7 I am the one who forms light and creates darkness; the one who brings about peace and creates calamity. I am the Lord, who accomplishes all these things. 8 O sky, rain down from above! Let the clouds send down showers of deliverance! Let the earth absorb it so salvation may grow and deliverance may sprout up along with it. I, the Lord, create it.’” 9 One who argues with his Creator is in grave danger, one who is like a mere shard among the other shards on the ground! The clay should not say to the potter, “What in the world are you doing? Your work lacks skill!” 10 Danger awaits one who says to his father, “What in the world are you fathering?” and to his mother, “What in the world are you bringing forth?” 11 This is what the Lord says, the Holy One of Israel, the one who formed him, concerning things to come: “How dare you question me about my children! How dare you tell me what to do with the work of my own hands!
18 So then, God has mercy on whom he chooses to have mercy, and he hardens whom he chooses to harden. 19 You will say to me then, “Why does he still find fault? For who has ever resisted his will?” 20 But who indeed are you—a mere human being—to talk back to God? Does what is molded say to the molder, “Why have you made me like this?” 21 Has the potter no right to make from the same lump of clay one vessel for special use and another for ordinary use? 22 But what if God, willing to demonstrate his wrath and to make known his power, has endured with much patience the objects of wrath prepared for destruction?
Notes and References
"... The question therefore fits well in the context of the historical argument to this point in Rom 9, and Paul responds by “drawing on a traditional metaphor for God’s relationship to creation, and, more specifically, to his people Israel.” Specifically, through this metaphor, Paul argues that Israel has in fact resisted God, but despite Israel’s past disobedience, God is accomplishing his redemptive purposes through and for Israel by unexpected means. In this respect, Paul’s application of the metaphor is again consistent with the potter/clay passages in the prophets, particularly those of Isaiah. J. Ross Wagner points out that the potter passages in Isaiah 29:16/45:9 (particularly the latter) are in the context of restoration promises, continuing: 'Both of these Isaianic passages set the clay’s challenge to the potter in the context of Israel’s confrontation with God over his chosen means of redemption. Israel is portrayed as blind and deaf, doubting God’s wisdom and resisting his appointed means of redemption, either by relying on their own schemes for salvation or by questioning God’s plan of deliverance.' Significantly, the clay is not portrayed as passive in these passages but rather as challenging its maker, serving as a satirical image for Israel’s rebellion and accusations against YHWH. In this context, as with Jeremiah, the potter/clay images in Isaiah do not suggest that YHWH works irresistibly—the very rebellion that has prompted these oracles demonstrates Israel’s capacity to resist. Instead, these passages rebuke the stubbornness of the people, who should submit to their creator rather than resisting him ..."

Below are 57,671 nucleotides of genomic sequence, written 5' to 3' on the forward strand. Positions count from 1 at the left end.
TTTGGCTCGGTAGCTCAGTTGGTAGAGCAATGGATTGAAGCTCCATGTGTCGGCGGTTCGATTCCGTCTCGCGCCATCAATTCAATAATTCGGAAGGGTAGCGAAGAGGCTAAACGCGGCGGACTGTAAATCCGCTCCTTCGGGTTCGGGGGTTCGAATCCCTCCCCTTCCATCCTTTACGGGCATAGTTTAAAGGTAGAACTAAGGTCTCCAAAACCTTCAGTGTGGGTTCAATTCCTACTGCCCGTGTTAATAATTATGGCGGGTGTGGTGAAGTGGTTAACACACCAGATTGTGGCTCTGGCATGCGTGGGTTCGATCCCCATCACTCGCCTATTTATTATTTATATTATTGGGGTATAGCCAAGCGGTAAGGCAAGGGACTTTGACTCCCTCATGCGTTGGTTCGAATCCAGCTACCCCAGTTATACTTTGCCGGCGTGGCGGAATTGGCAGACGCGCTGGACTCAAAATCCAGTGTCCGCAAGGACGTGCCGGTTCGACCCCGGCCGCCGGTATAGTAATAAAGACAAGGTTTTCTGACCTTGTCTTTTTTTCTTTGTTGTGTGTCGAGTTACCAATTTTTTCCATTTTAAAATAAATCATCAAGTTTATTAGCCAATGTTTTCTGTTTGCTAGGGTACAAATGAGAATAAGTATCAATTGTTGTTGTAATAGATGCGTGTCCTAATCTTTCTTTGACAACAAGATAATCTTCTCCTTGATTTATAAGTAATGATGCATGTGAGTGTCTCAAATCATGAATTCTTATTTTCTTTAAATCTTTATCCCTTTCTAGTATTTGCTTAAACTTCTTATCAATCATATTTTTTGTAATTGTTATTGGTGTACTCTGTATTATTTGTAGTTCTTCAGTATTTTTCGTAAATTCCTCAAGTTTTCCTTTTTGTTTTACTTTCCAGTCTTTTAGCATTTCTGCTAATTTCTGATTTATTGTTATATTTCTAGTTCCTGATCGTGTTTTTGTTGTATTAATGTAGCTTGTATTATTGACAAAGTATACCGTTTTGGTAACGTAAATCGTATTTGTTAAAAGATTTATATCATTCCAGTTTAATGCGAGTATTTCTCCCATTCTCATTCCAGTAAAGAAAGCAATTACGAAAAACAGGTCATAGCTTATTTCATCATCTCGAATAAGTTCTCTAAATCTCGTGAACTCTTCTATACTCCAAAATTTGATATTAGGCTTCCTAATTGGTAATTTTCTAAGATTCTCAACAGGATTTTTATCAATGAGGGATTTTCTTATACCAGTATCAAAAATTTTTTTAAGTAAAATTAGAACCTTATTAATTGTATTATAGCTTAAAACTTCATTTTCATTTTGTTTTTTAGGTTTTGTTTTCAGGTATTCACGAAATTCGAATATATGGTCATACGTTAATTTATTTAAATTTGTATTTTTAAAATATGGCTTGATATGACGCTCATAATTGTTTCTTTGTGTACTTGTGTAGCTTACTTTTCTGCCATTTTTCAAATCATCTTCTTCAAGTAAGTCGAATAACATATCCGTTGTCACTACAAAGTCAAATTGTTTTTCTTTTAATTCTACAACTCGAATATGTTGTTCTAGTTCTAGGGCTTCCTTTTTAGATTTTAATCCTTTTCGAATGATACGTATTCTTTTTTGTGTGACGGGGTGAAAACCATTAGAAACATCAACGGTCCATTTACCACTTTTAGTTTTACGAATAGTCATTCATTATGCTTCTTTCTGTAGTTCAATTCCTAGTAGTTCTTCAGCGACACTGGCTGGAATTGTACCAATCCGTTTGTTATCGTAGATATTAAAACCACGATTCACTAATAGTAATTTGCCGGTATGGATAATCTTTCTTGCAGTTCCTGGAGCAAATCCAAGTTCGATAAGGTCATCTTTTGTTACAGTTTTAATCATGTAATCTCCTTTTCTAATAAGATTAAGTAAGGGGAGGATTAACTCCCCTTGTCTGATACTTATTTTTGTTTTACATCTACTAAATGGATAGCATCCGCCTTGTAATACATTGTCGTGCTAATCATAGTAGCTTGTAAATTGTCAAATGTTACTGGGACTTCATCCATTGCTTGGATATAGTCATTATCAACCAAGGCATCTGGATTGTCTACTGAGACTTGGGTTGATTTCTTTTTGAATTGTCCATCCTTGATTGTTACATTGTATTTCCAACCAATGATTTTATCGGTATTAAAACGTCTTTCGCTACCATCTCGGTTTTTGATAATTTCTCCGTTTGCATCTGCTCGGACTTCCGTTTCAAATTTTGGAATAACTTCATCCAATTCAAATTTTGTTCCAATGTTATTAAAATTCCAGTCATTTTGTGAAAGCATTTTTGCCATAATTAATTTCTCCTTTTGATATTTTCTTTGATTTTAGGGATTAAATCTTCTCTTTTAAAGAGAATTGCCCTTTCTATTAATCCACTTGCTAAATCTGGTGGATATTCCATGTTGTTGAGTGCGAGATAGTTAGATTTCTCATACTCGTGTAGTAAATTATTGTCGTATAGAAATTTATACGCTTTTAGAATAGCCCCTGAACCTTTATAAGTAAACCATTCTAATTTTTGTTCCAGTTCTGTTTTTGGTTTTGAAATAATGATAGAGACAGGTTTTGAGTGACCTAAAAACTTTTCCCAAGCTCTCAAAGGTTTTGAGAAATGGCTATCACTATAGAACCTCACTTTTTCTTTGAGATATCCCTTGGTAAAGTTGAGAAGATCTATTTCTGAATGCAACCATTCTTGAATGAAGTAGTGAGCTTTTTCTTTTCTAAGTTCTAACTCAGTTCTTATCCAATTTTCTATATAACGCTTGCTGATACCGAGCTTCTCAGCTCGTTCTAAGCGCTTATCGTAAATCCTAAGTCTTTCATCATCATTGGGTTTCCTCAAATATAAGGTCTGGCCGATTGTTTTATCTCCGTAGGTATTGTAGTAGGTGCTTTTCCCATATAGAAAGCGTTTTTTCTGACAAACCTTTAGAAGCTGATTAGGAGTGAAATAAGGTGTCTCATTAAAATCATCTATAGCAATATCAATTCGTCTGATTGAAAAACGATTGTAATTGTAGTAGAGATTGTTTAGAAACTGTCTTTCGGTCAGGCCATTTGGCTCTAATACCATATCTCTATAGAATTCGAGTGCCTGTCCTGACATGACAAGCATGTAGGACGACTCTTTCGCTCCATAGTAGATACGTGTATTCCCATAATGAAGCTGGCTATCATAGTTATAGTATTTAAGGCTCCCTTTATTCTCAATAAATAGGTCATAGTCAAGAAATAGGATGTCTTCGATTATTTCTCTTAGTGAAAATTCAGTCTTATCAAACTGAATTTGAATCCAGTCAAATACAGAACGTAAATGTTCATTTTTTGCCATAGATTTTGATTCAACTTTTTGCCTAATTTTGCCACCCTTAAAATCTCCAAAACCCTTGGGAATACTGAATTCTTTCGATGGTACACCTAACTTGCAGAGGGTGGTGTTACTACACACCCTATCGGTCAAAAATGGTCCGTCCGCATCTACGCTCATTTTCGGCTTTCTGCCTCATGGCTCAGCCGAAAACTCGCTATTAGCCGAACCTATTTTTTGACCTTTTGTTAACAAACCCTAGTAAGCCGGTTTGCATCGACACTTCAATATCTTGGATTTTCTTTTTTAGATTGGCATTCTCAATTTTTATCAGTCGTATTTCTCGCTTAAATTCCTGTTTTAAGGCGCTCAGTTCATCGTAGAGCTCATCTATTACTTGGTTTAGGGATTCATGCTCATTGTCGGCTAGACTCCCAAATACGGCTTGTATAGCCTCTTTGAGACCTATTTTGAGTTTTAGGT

Staples, Jason A. Vessels of Wrath and God’s Pathos: Potter/Clay Imagery in Rom 9:20–23 (pp. 1-22) Harvard Theological Review, 2022
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